When Barack Obama attacked Hillary Clinton, she accused him of “abandoning the politics of hope,” but when she does it her campaign calls it “drawing contrasts.”
Clinton tried to head off any criticisms Obama would make of her in the October 30 Democratic presidential debate by mocking the mocking the title of his autobiography “The Audacity of Hope.” In an October 30 memo, her campaign said “Losing ground in the polls, Senator Obama announced over the weekend that he will abandon the politics of hope and attack Hillary in tonight’s debate… One candidate is defining the ‘politics of hope’ while the others are abandoning them. Want to guess which one?”
Right now, it would be hard to tell. As Clinton loses her once-commanding lead over Obama in Iowa, she increases her attacks on the Illinois senator. She once now trails him by 3 percent according to a Des Moines Register poll released today, 28 percent to 25 percent. John Edwards received 23 percent in that poll, making each of the three candidates within the poll’s margin of error, 4.4 percent, of each other.
Within the last week, Clinton’s campaign has accused Obama of illegally dishing out political action committee money to early primary states, demanded he take down “misleading” television advertisements about Clinton’s healthcare plan and even tried to make an essay Obama wrote in kindergarten a point of contention.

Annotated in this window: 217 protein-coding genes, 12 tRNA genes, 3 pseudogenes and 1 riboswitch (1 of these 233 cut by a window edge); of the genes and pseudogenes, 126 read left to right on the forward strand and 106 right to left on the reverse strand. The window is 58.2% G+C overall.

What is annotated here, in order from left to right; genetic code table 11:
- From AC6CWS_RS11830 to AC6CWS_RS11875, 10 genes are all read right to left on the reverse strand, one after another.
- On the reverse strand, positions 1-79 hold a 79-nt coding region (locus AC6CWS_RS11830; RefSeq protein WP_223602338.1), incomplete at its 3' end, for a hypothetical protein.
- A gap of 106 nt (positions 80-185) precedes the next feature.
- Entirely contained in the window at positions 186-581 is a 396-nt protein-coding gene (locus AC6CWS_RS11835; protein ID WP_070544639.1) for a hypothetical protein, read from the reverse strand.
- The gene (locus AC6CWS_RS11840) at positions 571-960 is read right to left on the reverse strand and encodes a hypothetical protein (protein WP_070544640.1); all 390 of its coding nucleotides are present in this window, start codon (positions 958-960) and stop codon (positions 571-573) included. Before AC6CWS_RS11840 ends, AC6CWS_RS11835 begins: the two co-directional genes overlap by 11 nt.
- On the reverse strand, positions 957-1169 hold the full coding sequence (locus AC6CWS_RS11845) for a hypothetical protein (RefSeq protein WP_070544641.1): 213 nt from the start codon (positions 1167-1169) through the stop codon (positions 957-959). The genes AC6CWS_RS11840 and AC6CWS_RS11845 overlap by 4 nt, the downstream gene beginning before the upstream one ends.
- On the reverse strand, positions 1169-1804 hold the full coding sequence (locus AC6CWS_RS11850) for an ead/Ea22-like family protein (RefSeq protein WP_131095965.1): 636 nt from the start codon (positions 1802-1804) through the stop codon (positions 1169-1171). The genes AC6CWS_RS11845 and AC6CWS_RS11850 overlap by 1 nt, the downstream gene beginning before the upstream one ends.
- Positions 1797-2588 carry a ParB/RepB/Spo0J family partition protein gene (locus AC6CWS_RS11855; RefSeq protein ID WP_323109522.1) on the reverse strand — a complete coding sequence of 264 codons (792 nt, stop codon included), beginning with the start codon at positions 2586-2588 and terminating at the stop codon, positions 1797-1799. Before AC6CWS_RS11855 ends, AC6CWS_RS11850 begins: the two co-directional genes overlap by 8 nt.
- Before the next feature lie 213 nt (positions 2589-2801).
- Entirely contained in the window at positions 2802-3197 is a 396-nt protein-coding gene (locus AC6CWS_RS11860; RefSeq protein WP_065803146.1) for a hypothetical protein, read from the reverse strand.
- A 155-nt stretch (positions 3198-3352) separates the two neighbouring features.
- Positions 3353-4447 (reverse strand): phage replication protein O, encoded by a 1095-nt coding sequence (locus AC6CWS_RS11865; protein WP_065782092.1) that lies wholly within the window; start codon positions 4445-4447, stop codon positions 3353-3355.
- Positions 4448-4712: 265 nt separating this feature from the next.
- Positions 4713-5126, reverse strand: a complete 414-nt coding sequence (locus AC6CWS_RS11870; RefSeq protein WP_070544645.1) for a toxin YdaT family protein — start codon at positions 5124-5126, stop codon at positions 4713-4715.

Frank James of the Baltimore Sun was a bit taken aback that Clinton would investigate Obama’s childhood writings. “Good thing he was born before widespread pre-natal ultrasounds,” he joked. “Who knows how they might have used that against him?” Then James predicted this strategy would backfire on Clinton. “The problem for Clinton is that her campaign's attempt to paint Obama as a calculating type who precociously hungered for the presidency runs the risk of reminding voters of some of the very questions they have about her, that she herself has wanted the presidency for decades and has plotted her course with that in mind,” he said.
Compounding the charges of hypocrisy is the fact Clinton has a long history of campaign finance troubles herself. The details surrounding Whitewater, “Asiagate,” the selling of the Lincoln bedroom and other scandals have filled up thousands of book pages. Her campaign was forced to pay a $35,000 fine to the Federal Elections committee for “underreporting” donations in her 2000 Senate election and return almost $1 million in campaign donations solicited by her felon contributions bundler Norman Hsu this year.
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